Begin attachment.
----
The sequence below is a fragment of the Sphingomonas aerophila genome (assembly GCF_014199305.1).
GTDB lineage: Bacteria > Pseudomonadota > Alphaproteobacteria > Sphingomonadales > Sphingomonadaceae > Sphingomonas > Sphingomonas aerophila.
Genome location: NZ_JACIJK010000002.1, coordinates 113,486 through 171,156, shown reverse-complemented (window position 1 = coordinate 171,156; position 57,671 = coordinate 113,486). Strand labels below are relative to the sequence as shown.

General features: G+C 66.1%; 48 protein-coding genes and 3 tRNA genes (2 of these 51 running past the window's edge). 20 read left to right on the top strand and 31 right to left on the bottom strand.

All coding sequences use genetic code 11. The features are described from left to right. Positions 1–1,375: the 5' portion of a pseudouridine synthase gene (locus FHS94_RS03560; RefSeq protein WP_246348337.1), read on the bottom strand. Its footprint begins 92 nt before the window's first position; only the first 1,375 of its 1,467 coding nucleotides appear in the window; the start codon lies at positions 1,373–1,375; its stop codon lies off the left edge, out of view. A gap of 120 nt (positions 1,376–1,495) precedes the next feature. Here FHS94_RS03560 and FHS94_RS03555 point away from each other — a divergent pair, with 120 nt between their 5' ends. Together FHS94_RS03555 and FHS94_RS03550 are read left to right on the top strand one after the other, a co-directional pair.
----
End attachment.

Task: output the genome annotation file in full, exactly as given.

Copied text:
The sequence below is a fragment of the Sphingomonas aerophila genome (assembly GCF_014199305.1).
GTDB lineage: Bacteria > Pseudomonadota > Alphaproteobacteria > Sphingomonadales > Sphingomonadaceae > Sphingomonas > Sphingomonas aerophila.
Genome location: NZ_JACIJK010000002.1, coordinates 113,486 through 171,156, shown reverse-complemented (window position 1 = coordinate 171,156; position 57,671 = coordinate 113,486). Strand labels below are relative to the sequence as shown.

General features: G+C 66.1%; 48 protein-coding genes and 3 tRNA genes (2 of these 51 running past the window's edge). 20 read left to right on the top strand and 31 right to left on the bottom strand.

All coding sequences use genetic code 11. The features are described from left to right. Positions 1–1,375: the 5' portion of a pseudouridine synthase gene (locus FHS94_RS03560; RefSeq protein WP_246348337.1), read on the bottom strand. Its footprint begins 92 nt before the window's first position; only the first 1,375 of its 1,467 coding nucleotides appear in the window; the start codon lies at positions 1,373–1,375; its stop codon lies off the left edge, out of view. A gap of 120 nt (positions 1,376–1,495) precedes the next feature. Here FHS94_RS03560 and FHS94_RS03555 point away from each other — a divergent pair, with 120 nt between their 5' ends. Together FHS94_RS03555 and FHS94_RS03550 are read left to right on the top strand one after the other, a co-directional pair.